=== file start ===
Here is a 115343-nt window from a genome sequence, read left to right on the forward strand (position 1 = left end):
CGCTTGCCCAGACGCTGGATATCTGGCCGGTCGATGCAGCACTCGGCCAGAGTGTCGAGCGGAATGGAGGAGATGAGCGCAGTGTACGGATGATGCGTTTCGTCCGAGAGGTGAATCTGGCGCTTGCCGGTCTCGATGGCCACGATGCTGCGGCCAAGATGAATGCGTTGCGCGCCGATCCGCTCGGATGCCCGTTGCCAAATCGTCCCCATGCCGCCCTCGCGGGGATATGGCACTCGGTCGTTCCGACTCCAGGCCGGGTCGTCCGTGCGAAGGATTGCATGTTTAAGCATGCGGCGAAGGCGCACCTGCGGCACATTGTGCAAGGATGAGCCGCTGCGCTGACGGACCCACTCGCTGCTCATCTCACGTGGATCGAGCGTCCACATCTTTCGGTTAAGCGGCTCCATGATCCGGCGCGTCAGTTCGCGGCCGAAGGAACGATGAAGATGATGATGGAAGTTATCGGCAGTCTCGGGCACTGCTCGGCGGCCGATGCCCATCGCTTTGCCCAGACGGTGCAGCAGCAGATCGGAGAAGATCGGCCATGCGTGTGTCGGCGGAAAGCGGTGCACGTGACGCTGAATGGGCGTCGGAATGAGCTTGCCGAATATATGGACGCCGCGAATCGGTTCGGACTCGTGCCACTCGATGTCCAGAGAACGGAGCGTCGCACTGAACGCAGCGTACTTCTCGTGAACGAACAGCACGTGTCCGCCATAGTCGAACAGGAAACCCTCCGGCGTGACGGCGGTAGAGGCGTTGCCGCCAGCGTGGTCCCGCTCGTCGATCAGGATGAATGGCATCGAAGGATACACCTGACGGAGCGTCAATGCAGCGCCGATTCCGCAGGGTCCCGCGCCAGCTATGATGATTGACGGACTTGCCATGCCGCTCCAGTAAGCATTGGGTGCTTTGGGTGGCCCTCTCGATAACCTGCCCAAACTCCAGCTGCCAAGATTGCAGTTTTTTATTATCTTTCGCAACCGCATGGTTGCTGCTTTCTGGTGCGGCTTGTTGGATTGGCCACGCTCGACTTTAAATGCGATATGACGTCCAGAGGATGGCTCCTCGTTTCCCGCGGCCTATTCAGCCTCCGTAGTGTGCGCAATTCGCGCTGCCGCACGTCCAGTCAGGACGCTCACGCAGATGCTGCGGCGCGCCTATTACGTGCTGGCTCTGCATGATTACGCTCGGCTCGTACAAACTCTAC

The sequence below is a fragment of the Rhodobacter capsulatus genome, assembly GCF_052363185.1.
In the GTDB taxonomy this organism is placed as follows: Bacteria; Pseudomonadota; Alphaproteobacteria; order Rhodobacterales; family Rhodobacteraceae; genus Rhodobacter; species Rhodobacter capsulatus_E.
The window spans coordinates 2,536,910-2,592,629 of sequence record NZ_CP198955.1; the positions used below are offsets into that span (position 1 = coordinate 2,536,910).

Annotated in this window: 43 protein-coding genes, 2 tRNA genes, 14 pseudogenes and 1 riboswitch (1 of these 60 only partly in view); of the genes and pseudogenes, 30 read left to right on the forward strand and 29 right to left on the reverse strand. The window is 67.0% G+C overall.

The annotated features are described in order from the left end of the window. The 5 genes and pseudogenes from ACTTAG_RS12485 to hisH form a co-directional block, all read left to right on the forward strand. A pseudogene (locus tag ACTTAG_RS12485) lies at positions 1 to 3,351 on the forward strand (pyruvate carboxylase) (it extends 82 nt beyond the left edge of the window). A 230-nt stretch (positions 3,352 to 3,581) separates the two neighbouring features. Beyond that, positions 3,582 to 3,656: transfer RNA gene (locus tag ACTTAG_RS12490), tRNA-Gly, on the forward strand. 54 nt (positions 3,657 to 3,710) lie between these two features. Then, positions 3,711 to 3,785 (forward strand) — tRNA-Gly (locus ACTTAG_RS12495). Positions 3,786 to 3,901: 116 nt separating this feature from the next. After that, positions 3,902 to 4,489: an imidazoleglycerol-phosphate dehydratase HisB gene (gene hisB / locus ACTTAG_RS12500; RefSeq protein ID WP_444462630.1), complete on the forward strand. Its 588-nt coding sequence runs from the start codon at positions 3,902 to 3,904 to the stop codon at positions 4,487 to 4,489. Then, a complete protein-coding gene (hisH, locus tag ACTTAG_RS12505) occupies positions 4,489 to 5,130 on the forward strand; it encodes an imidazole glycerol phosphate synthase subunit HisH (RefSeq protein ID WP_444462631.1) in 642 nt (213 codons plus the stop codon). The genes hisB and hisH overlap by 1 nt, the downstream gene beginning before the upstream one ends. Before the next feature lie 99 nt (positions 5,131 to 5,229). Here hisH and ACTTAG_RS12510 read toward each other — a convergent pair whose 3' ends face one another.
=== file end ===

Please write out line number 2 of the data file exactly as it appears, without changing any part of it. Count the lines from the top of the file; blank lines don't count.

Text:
CGCTTGCCCAGACGCTGGATATCTGGCCGGTCGATGCAGCACTCGGCCAGAGTGTCGAGCGGAATGGAGGAGATGAGCGCAGTGTACGGATGATGCGTTTCGTCCGAGAGGTGAATCTGGCGCTTGCCGGTCTCGATGGCCACGATGCTGCGGCCAAGATGAATGCGTTGCGCGCCGATCCGCTCGGATGCCCGTTGCCAAATCGTCCCCATGCCGCCCTCGCGGGGATATGGCACTCGGTCGTTCCGACTCCAGGCCGGGTCGTCCGTGCGAAGGATTGCATGTTTAAGCATGCGGCGAAGGCGCACCTGCGGCACATTGTGCAAGGATGAGCCGCTGCGCTGACGGACCCACTCGCTGCTCATCTCACGTGGATCGAGCGTCCACATCTTTCGGTTAAGCGGCTCCATGATCCGGCGCGTCAGTTCGCGGCCGAAGGAACGATGAAGATGATGATGGAAGTTATCGGCAGTCTCGGGCACTGCTCGGCGGCCGATGCCCATCGCTTTGCCCAGACGGTGCAGCAGCAGATCGGAGAAGATCGGCCATGCGTGTGTCGGCGGAAAGCGGTGCACGTGACGCTGAATGGGCGTCGGAATGAGCTTGCCGAATATATGGACGCCGCGAATCGGTTCGGACTCGTGCCACTCGATGTCCAGAGAACGGAGCGTCGCACTGAACGCAGCGTACTTCTCGTGAACGAACAGCACGTGTCCGCCATAGTCGAACAGGAAACCCTCCGGCGTGACGGCGGTAGAGGCGTTGCCGCCAGCGTGGTCCCGCTCGTCGATCAGGATGAATGGCATCGAAGGATACACCTGACGGAGCGTCAATGCAGCGCCGATTCCGCAGGGTCCCGCGCCAGCTATGATGATTGACGGACTTGCCATGCCGCTCCAGTAAGCATTGGGTGCTTTGGGTGGCCCTCTCGATAACCTGCCCAAACTCCAGCTGCCAAGATTGCAGTTTTTTATTATCTTTCGCAACCGCATGGTTGCTGCTTTCTGGTGCGGCTTGTTGGATTGGCCACGCTCGACTTTAAATGCGATATGACGTCCAGAGGATGGCTCCTCGTTTCCCGCGGCCTATTCAGCCTCCGTAGTGTGCGCAATTCGCGCTGCCGCACGTCCAGTCAGGACGCTCACGCAGATGCTGCGGCGCGCCTATTACGTGCTGGCTCTGCATGATTACGCTCGGCTCGTACAAACTCTAC